We were at Musso & Frank’s Grill, the ideal venue for a classic Hollywood party as it is the most legendary restaurant in town, a place of great history and also present-day greatness. And people waited patiently for the chance to talk with Mickey, and to have a moment with this great legend.
I will admit I annoyed him by taking too many photos with my bright flash flashing, but in the company of Hollywood greatness I want to not take any chances of missing a great photograph.
I took several when Mickey was talking to Adolph Zukor, Jr., the son of the founder of Paramount, and Mickey’s face shone with joy at early memories. Though he was most famous for his MGM movies, he spent a lot of time among the Zukors at Paramount.
When it was time to go and the party was over, he went out the back of Musso’s, and sat down in a lawn chair there as he waited for his car and driver. It was my chance. I asked him if I could take a photo, and he said okay, though he didn’t smile. I then told him what I know to be true – that he is the greatest star of all.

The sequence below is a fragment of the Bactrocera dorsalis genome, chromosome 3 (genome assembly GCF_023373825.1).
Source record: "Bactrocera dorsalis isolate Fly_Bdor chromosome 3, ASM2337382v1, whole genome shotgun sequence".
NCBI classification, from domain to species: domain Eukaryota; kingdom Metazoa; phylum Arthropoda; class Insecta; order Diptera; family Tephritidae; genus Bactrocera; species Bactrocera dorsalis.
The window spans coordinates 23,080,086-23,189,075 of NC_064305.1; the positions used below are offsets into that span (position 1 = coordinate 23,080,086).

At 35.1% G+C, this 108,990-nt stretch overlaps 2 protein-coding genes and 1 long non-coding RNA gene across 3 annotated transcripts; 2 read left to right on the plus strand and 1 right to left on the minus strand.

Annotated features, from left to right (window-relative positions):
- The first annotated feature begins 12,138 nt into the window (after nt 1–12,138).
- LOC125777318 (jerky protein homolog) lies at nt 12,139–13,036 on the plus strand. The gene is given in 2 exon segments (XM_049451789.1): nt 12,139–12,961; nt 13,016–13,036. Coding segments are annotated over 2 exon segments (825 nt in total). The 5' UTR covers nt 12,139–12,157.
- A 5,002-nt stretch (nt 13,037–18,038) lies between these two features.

He smiled brightly at this, and clearly liked that someone so many decades younger than him recognized who he was, and why he mattered. “Who do you work for?” he asked, and I told him about my book, and my love of Hollywood history, and I had my moment with Mickey. “It’s a history gone by fast,” he said with sad wonder.
When I big him goodbye, I raised my camera in the universal sign for “Can i take one more photo?” and he smiled that famous, million dollar smile, that smile that has cheered movie screens since before movies could talk. And he waved goodbye.
Statement from Mickey Rooney’s family: